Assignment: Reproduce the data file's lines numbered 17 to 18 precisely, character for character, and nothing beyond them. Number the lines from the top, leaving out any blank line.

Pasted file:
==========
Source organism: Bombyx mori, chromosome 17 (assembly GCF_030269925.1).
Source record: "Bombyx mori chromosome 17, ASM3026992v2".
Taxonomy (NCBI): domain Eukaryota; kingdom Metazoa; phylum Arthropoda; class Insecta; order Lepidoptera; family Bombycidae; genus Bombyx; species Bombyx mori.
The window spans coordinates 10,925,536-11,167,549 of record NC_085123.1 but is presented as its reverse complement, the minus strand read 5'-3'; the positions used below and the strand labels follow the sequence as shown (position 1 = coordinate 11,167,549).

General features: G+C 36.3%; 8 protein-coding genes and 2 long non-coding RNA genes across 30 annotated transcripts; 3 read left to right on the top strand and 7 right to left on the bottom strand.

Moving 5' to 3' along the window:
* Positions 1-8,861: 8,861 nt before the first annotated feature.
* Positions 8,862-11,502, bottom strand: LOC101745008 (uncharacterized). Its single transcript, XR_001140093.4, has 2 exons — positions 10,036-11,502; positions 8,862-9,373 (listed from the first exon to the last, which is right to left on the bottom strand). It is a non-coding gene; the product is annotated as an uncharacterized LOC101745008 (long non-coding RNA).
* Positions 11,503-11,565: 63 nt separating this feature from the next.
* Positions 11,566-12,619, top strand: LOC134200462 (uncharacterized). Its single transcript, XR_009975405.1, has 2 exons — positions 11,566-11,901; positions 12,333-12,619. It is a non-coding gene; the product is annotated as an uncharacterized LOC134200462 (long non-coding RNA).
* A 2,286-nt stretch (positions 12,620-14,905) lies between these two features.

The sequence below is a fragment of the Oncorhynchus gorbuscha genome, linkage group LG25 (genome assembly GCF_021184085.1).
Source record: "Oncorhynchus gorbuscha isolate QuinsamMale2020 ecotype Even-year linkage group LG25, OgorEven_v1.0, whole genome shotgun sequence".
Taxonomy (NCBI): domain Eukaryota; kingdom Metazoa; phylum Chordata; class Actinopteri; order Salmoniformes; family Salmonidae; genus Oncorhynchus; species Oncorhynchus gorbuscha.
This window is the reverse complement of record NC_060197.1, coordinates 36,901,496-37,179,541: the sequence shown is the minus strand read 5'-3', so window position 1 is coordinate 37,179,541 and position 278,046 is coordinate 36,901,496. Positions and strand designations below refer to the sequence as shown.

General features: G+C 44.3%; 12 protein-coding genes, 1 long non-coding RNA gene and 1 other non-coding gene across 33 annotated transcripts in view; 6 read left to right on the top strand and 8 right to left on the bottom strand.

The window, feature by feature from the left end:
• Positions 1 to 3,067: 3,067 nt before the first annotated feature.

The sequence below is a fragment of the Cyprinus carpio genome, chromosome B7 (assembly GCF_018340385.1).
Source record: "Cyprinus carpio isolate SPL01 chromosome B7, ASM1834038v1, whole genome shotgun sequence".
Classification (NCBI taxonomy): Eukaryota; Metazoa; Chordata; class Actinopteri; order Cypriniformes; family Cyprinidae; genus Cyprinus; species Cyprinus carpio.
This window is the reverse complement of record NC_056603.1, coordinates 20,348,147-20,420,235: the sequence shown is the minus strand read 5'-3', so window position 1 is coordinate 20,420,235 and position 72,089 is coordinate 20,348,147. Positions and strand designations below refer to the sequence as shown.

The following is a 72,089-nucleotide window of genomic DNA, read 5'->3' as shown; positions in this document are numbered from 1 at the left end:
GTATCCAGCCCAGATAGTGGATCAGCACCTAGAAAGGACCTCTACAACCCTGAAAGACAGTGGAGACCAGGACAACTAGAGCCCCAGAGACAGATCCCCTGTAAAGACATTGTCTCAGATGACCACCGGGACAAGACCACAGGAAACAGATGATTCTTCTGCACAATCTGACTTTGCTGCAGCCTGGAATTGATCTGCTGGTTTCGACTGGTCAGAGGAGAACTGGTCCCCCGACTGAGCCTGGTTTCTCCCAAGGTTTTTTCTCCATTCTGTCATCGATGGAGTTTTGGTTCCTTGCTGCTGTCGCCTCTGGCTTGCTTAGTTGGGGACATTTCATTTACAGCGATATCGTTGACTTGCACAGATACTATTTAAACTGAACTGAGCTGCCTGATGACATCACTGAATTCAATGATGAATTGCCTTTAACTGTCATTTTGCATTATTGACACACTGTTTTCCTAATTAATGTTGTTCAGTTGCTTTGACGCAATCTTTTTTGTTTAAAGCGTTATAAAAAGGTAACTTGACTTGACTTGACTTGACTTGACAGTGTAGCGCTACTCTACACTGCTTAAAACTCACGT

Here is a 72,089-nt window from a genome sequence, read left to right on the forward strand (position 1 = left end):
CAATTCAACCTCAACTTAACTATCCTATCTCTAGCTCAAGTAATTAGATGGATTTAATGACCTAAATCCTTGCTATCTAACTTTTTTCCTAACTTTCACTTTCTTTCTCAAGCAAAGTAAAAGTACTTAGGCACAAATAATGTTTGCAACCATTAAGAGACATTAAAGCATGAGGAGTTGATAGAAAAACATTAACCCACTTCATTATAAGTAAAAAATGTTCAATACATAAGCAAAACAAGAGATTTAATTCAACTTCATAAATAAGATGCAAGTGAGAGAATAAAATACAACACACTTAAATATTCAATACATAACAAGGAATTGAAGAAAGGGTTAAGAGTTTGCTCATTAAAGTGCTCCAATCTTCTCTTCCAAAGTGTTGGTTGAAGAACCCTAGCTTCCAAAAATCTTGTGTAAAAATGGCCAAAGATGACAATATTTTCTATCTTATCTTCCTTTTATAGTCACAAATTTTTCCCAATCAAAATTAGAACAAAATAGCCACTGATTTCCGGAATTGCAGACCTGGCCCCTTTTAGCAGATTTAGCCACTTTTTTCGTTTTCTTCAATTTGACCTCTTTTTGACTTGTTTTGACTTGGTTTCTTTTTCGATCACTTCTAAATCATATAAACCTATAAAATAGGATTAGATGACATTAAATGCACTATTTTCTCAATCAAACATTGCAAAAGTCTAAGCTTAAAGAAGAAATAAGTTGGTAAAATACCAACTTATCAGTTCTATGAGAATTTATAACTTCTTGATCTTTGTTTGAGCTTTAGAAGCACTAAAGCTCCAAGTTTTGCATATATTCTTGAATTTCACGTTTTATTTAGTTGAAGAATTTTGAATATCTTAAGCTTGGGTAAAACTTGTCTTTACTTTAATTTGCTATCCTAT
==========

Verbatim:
The window, feature by feature from the left end:
• Positions 1 to 3,067: 3,067 nt before the first annotated feature.